While taking a walk through the John A. Wilson Building Friday, I noticed that outside of each D.C. Council member’s suite sit two flags: A U.S. flag and a D.C. flag. The display is similar to that of the offices on Capitol Hill that show off their home states’ banners.
I appreciated the civic pride. And while the image of the three stars and two bars of the D.C. flag are more popular than ever — emblazoned on T-shirts, used as tattoos, co-opted by local businesses — it’s time to take this home-town spirit to the next level: We need to develop flags for each ward to illustrate our varied and unique history as Washingtonians.
The D.C. flag is inspired by the coat of arms of George Washington. Personally, I love it. I have an automatic affinity for anything showing off the design. If nothing else, seeing people displaying the flag shows me that they at least have some clue about their surroundings.
But it might be time to empower the residents of this city to represent themselves artistically and emblematically, since it doesn’t appear it will happen anytime soon legally on Capitol Hill. Recently, there has been much discussion in this town about who “owns” the city. This might help show that we all do.
Back in 2002, the D.C. Council first considered a proposal to create a protest flag, that would have added the words “Taxation Without Representation” to the two red bars. Thankfully, that didn’t happen. That’s the kind of gimmicky foolishness that leads people to think that the city is nothing other than a town full of angry political types.
We’re obviously not a state yet, but our existence is unique and varied enough to warrant individual representations within our overall jurisdiction. Kind of like the way states have flags that express that state’s personality. Even some counties have their own flags. Montgomery County’s flag, officially adopted in 1976, uses some elements of the family arms of General Richard Montgomery, for whom the County was named. According to the county, “The gold fleur-de-lis in two quarters of the flag are reminders of the French ancestry of the Montgomery family.”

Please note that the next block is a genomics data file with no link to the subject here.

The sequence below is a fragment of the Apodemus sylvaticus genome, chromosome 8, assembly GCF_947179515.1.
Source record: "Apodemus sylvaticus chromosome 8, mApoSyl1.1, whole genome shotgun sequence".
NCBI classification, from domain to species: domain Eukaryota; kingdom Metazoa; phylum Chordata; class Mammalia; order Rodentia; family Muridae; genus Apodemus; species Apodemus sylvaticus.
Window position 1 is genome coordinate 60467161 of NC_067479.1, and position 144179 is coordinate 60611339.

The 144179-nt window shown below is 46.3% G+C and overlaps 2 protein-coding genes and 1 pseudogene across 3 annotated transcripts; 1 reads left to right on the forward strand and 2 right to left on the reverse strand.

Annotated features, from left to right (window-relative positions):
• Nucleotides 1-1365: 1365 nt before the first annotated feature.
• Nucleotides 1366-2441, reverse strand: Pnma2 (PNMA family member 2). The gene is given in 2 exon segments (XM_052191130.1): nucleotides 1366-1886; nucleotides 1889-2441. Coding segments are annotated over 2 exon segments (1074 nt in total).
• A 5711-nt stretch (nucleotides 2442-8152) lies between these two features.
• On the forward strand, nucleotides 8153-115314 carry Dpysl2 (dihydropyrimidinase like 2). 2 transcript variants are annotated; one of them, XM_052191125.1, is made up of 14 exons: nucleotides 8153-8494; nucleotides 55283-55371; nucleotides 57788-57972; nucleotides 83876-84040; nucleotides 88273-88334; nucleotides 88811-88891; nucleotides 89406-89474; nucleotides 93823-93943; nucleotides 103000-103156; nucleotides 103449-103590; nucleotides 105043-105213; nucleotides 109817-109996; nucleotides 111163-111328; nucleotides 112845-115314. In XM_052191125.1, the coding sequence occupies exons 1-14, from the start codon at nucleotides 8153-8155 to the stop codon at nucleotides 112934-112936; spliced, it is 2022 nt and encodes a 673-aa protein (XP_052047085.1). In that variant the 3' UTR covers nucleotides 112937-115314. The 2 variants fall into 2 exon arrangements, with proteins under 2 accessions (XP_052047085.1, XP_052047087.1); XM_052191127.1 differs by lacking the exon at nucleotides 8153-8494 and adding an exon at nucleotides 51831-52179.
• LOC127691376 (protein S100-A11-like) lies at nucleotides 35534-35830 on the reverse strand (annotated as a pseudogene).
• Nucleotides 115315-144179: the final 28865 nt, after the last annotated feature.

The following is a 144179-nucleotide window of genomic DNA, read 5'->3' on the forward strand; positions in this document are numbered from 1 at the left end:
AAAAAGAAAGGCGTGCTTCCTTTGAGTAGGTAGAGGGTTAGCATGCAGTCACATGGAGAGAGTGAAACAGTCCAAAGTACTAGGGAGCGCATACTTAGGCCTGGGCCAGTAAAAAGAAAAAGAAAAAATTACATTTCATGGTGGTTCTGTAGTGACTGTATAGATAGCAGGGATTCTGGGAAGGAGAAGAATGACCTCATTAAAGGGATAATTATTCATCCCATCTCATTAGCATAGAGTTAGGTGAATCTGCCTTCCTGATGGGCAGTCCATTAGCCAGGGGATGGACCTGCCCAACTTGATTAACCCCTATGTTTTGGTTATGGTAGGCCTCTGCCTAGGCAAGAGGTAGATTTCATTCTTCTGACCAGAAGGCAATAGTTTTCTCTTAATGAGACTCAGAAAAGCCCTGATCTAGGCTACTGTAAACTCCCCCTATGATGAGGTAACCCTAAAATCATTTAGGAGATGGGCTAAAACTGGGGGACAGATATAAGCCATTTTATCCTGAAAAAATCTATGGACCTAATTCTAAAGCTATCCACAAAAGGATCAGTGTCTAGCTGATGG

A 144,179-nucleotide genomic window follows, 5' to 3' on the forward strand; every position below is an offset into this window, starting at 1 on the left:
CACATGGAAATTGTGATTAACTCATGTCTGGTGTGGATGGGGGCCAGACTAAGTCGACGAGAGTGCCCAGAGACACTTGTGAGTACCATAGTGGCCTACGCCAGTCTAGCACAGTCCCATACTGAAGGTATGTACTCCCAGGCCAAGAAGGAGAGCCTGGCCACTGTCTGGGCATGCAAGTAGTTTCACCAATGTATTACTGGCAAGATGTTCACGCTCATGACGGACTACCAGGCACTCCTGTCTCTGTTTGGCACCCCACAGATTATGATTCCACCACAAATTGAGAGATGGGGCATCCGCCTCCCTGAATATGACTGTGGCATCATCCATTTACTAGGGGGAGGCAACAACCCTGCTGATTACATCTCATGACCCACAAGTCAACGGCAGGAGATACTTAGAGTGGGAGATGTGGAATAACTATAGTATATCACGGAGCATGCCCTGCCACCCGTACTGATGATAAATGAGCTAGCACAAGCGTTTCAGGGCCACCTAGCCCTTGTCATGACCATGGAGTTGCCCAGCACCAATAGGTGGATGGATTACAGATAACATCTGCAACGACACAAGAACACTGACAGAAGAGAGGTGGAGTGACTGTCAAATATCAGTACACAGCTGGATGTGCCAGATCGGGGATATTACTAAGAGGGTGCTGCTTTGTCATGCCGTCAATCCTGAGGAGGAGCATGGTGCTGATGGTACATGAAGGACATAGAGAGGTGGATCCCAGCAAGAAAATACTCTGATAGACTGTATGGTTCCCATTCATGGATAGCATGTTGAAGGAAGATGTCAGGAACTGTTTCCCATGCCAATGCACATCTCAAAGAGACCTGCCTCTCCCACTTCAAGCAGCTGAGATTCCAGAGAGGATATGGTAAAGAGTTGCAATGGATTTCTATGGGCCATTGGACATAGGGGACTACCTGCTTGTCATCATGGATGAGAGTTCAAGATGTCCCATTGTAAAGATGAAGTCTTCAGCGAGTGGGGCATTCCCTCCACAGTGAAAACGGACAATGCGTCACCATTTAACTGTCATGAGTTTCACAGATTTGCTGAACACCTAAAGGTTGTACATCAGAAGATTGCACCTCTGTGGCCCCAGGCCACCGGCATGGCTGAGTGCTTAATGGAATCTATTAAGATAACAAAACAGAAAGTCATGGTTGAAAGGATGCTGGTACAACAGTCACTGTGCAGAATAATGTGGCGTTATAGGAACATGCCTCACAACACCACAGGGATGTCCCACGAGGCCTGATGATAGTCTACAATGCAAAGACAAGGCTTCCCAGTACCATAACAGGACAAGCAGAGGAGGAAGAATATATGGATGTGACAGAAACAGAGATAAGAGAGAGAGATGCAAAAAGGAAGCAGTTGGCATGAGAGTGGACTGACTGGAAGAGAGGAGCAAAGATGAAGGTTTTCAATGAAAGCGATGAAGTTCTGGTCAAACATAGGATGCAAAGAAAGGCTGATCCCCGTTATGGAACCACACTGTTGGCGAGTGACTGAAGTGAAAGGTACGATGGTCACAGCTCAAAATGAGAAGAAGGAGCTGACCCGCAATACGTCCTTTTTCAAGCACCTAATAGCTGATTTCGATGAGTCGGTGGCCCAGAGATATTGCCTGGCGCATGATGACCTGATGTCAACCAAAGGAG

In Arlington County, the board held a design competition in 1982. They ended up adopting a county seal first, which features Arlington House, originally the property of Robert E. Lee, now at Arlington Cemetery. Also pictured are dogwoods, the state flower of Virginia. Then they stuck that seal on a flag and called it a day. Those two nearby examples might be boring, but there’s no reason that the District can’t improve on that.
I think one of the most valuable parts of this process would be the exercise itself. Imagine legislating a process that involved local businesses, schools, historians and residents in the creation of an image that symbolizes the diversity of the District’s eight wards.
The city could commission a contest and take submissions for ideas. Let people vote on ideas at local libraries. Ask school kids what they think. It could be an empowering experience for local artists who don’t have the reach to get their work in galleries or public spaces.
I grew up in Ward 4. Personally, I’d love to see a flag that included an homage to Rock Creek Park, much of which exists there. Maybe also a nod to the history of churches that have lined the 16th Street corridor for decades. A mention of the ward’s Civil War history with Fort Totten and Fort Stevens would probably be appropriate, too.
But those are just my ideas. A healthy discussion of how we can best represent ourselves locally is long overdue. We’ve been arguing over who deserves claim to what for decades; it’s time to collaborate. No, it won’t be easy, but that’s the whole point. Everyone has a vested interested in what a flag representing your ward looks like.
Though it may seem to difficult to tackle, a District-wide art project might be exactly what we need to remind ourselves that the history of the city is lengthy, varied and worth commemorating. Let’s see what we’re capable of.
Washington is more than just a place with the namesake of our first president. It’s about time we made an effort to show the world that throughout all eight wards, we’ve got a living, breathing history that, when put together, creates a distinct city worthy of being called the capital of the United States of America.
Yates is a columnist for TheRootDC.
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